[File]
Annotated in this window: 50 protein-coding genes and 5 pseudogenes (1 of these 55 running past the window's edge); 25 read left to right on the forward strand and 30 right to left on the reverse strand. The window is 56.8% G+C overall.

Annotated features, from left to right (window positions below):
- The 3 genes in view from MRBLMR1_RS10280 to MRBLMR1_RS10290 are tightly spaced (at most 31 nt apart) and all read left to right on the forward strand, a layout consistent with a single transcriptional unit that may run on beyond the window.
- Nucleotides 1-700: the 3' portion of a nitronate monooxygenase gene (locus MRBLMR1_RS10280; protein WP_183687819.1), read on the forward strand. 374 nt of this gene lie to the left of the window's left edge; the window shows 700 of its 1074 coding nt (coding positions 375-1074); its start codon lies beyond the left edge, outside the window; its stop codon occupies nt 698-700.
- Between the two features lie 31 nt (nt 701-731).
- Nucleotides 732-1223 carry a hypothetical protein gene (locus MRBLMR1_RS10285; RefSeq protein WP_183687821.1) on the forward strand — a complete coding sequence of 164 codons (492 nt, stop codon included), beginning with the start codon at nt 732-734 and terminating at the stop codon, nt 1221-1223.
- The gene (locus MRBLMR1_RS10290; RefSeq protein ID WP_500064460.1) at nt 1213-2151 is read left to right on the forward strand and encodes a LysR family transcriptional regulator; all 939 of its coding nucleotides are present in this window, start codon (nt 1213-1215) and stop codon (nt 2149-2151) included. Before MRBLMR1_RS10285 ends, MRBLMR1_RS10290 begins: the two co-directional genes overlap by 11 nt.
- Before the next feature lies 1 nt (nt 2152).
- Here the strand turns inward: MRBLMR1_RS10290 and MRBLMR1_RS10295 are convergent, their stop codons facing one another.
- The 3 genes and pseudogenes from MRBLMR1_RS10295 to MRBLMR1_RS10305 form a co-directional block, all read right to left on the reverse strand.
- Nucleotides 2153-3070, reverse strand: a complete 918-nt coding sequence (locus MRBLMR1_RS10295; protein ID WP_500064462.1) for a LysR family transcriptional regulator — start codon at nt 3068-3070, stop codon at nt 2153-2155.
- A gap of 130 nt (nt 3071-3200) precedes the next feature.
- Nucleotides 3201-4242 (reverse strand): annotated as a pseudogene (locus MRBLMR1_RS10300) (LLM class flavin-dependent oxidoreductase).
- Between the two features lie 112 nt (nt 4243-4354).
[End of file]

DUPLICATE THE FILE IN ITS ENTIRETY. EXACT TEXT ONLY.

Annotated in this window: 50 protein-coding genes and 5 pseudogenes (1 of these 55 running past the window's edge); 25 read left to right on the forward strand and 30 right to left on the reverse strand. The window is 56.8% G+C overall.

Annotated features, from left to right (window positions below):
- The 3 genes in view from MRBLMR1_RS10280 to MRBLMR1_RS10290 are tightly spaced (at most 31 nt apart) and all read left to right on the forward strand, a layout consistent with a single transcriptional unit that may run on beyond the window.
- Nucleotides 1-700: the 3' portion of a nitronate monooxygenase gene (locus MRBLMR1_RS10280; protein WP_183687819.1), read on the forward strand. 374 nt of this gene lie to the left of the window's left edge; the window shows 700 of its 1074 coding nt (coding positions 375-1074); its start codon lies beyond the left edge, outside the window; its stop codon occupies nt 698-700.
- Between the two features lie 31 nt (nt 701-731).
- Nucleotides 732-1223 carry a hypothetical protein gene (locus MRBLMR1_RS10285; RefSeq protein WP_183687821.1) on the forward strand — a complete coding sequence of 164 codons (492 nt, stop codon included), beginning with the start codon at nt 732-734 and terminating at the stop codon, nt 1221-1223.
- The gene (locus MRBLMR1_RS10290; RefSeq protein ID WP_500064460.1) at nt 1213-2151 is read left to right on the forward strand and encodes a LysR family transcriptional regulator; all 939 of its coding nucleotides are present in this window, start codon (nt 1213-1215) and stop codon (nt 2149-2151) included. Before MRBLMR1_RS10285 ends, MRBLMR1_RS10290 begins: the two co-directional genes overlap by 11 nt.
- Before the next feature lies 1 nt (nt 2152).
- Here the strand turns inward: MRBLMR1_RS10290 and MRBLMR1_RS10295 are convergent, their stop codons facing one another.
- The 3 genes and pseudogenes from MRBLMR1_RS10295 to MRBLMR1_RS10305 form a co-directional block, all read right to left on the reverse strand.
- Nucleotides 2153-3070, reverse strand: a complete 918-nt coding sequence (locus MRBLMR1_RS10295; protein ID WP_500064462.1) for a LysR family transcriptional regulator — start codon at nt 3068-3070, stop codon at nt 2153-2155.
- A gap of 130 nt (nt 3071-3200) precedes the next feature.
- Nucleotides 3201-4242 (reverse strand): annotated as a pseudogene (locus MRBLMR1_RS10300) (LLM class flavin-dependent oxidoreductase).
- Between the two features lie 112 nt (nt 4243-4354).